• Although the invention has been described and illustrated with reference to specific illustrative embodiments thereof, it is not intended that the invention be limited to those illustrative embodiments. Those skilled in the art will recognize that variations and modifications can be made without departing from the true scope and spirit of the invention as defined by the claims that follow. It is therefore intended to include within the invention all such variations and modifications as fall within the scope of the appended claims and equivalents thereof. [0048]

Claims (24)

  1. 1. A printed product comprising a binding element having a spine element and a carrier element, and digitally printed signatures fastened to said binding element.
  2. 2. The product of claim 1, wherin said spine element 11 is coated with an adhesive.
  3. 3. The product of claim 1, wherein said carrier element 12 is paper.
  4. 4. The product of claim 1, wherein said carrier element is a plastic film.
  5. 5. The product of claim 1, wherein said carrier element is a wire mesh.
  6. 6. The printed product of claim 1, wherein said carrier element is fabric.
  7. 7. The printed product of claim 1, wherein said carrier element and said spine element are glued together.
  8. 8. The printed product of claim 1, wherein said carrier element and said spine element are woven together.
  9. 9. The printed product of claim 1, wherein said signatures are electrographically printed.
  10. 10. A method for producing a printed product from sets of folded signatures, comprising determining the number of digitally printed signatures in each set according to a thickness of a media used to make said sets of folded signatures.
  11. 11. A method for producing a printed product from sets of folded signatures, comprising determining two-page spreads, and deliberately placing multiple two-page spreads one each at a corresponding set of folded digitally printed signatures to take advantage of a center folded signature being fully in view.
  12. 12. A method for producing a printed product comprising fastening digitally printed signatures with a binding element having a spine element and a carrier element, and fastening said digitally printed signatures to said binding element.
  13. 13. The method of claim 12, further comprising digitally printing said signatures and immediately fastening them to said binding element.
  14. 14. The method of claim 12, further comprising tightly joining said digitally printed signatures to said binding element with a seam.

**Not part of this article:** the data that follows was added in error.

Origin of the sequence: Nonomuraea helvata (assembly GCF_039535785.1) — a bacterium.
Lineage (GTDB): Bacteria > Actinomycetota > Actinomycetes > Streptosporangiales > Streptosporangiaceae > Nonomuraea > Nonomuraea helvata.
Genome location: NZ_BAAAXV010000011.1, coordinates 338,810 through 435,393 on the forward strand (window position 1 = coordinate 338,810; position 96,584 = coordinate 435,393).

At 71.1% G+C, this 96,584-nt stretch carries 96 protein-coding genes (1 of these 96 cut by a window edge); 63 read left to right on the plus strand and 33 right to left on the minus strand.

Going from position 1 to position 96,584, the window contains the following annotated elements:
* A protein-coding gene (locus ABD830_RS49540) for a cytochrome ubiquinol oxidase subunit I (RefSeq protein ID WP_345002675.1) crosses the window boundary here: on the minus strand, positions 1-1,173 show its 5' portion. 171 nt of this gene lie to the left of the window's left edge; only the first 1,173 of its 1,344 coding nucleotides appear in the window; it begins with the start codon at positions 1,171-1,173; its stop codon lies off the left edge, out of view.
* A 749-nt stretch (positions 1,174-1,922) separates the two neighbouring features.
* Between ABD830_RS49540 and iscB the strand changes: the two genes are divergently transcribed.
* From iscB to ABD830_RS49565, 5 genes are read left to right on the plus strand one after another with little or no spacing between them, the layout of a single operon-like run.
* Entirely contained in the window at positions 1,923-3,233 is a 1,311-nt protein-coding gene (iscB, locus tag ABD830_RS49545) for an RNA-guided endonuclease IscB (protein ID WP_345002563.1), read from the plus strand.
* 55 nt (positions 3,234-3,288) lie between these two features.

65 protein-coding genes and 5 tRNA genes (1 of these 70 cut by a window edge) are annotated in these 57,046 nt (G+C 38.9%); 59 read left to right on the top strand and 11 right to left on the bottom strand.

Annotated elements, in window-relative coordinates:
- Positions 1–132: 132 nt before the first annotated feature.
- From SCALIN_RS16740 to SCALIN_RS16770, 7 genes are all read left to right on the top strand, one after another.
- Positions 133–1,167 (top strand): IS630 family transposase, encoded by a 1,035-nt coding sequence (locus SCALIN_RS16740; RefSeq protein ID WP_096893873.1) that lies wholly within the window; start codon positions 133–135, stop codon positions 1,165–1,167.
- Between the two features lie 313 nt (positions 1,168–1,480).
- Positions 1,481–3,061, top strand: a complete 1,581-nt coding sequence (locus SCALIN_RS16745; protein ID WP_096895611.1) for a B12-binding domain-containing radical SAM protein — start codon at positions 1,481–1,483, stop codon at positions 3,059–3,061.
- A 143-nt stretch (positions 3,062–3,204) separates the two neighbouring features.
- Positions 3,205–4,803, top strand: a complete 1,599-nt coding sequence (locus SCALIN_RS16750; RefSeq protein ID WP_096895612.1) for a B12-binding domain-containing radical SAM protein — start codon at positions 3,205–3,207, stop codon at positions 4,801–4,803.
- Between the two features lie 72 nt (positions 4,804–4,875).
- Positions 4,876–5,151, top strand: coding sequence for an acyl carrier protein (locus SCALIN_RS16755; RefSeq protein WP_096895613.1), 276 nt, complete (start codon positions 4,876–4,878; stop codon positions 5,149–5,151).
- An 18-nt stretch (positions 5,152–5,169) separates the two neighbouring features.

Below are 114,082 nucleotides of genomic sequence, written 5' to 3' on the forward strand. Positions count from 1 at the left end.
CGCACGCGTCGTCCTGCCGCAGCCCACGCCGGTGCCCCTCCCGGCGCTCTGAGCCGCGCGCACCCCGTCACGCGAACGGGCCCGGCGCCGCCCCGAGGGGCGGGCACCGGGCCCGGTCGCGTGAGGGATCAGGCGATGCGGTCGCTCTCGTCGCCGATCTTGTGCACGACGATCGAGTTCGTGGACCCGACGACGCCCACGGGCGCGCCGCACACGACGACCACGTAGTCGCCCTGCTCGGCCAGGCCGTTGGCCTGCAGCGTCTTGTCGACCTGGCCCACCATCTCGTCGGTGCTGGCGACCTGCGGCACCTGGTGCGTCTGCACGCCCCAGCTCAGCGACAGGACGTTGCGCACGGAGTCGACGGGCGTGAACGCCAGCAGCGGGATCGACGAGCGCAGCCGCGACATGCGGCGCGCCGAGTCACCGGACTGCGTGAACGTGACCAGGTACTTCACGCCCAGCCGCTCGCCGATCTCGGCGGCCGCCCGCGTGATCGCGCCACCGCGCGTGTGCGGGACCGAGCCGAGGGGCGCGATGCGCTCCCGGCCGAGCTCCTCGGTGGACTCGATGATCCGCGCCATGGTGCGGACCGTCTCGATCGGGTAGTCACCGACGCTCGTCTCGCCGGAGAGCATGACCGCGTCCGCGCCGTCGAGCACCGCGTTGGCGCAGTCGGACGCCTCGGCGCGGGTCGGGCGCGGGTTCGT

15. 15. The method of claim 12, further comprising tightly joining said digitally printed signatures to said binding element with wire stitching.
  16. 16. The method of claim 12, further comprising tightly joining said digitally printed signatures to said binding element with wire stitching having a wire length that is essentially uniform for all thickness of the printed product.
  17. 17. The method of claim 12, further comprising folding said digitally printed signtures in sets.
  18. 18. The method of claim 12, further comprising determining the number of digitally printed signatures to be stapled together according to the weight of said digitally printed signatures.
  19. 19. The method of claim 12, further comprising considering a position of two-page spreads and arranging at least one at a center fold of a set of folded digitally printed signatures.
  20. 20. The method of claim 12, further comprising trimming a width of said binding element in accordance with a thickness of said digitally printed signatures.
  21. 21. The method of claim 12, further comprising printing cover elements and fastening them to said binding element.
  22. 22. The method of claim 12, further comprising cutting said binding element to length before fastening said digitally printed signatures to said binding element.
  23. 23. The method of claim 12, further comprising wrapping said binding element around an edge of said digitally printed signatures to be bound.
  24. 24. A product made by the method of claim 12.
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JP2002307861A (en) 2002-10-23 application
EP1234685A2 (en) 2002-08-28 application
EP1234685A3 (en) 2004-01-02 application
DE10108525A1 (en) 2002-09-05 application